In our study, the most substantial agreement was obtained when macrocalcifications were evaluated: κ was 0.61 for inter-observer agreement and between 0.64 and 1.0 for intra-observer agreements. For microcalcifications, characterized by stronger associations with tumor malignancy than macrocalcifications, we achieved moderate agreement(33). Therefore, we assessed them separately in our study. Our results are similar to those reported by Park et al.(18), who used the same definition: microcalcification ≤1 mm, macrocalcification >1 mm. In this study, five radiologists, each with one to six years of experience in the assessment of thyroid nodules, received κ-values of 0.40 for macrocalcifications and 0.54 for microcalcifications.
In another study, in which Park et al.(20) evaluated thyroid carcinomas only (51 of 52 were PTCs), calcifications were observed in over half of the nodules (depending on observer, ranged between 34 and 42 of 52 nodules; 65.4–80.7%). These authors achieved similar results to those presented here, with κ-values ranging from 0.47 to 0.62 for all types of calcifications. In our study, microcalcifications were found in 7 of 8 thyroid carcinomas, while macrocalcifications were present in 2 of 8 thyroid carcinomas. Moreover, the rate of agreement in the assessment of calcifications in our study was comparable to the results of Choi et al.(5) The presence of microcalcifications in the sonographic pattern indicates the need for a biopsy, but more importantly, accurate evaluation of the sample(6).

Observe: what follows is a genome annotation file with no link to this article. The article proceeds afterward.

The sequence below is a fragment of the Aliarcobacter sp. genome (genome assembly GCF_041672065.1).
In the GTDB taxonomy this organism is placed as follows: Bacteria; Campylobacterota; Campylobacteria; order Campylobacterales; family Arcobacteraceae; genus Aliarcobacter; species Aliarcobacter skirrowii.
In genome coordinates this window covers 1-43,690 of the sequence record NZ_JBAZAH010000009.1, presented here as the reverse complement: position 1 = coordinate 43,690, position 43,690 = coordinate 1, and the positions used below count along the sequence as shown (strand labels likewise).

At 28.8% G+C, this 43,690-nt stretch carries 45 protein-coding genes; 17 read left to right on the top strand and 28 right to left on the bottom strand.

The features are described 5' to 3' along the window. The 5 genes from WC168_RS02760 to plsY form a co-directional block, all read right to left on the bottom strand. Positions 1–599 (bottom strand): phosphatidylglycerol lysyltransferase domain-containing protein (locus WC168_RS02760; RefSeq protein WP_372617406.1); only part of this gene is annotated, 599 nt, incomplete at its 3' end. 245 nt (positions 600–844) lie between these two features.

In this study, assessment of the final results revealed that disagreement in terms of microcalcifications appears in nodules that were more normoechogenic or had hyperechogenic components (in the case of mixed echogenicity where microcalcifications were presented in the hyperechogenic component). This could affect the contrast between spot-like <1 mm reflection and surrounding solid parts of the nodule. Unfortunately, this disagreement was found in three malignant lesions, one PTC, one follicular variant of PTC and one FTC (Fig. 2). The follicular variant of PTC and FTC were normoechogenic, which could decrease contrast mentioned above. PTC was hypoechogenic, but the dimension was under 10 mm, which could be another limitation in the evaluation of microcalcifications.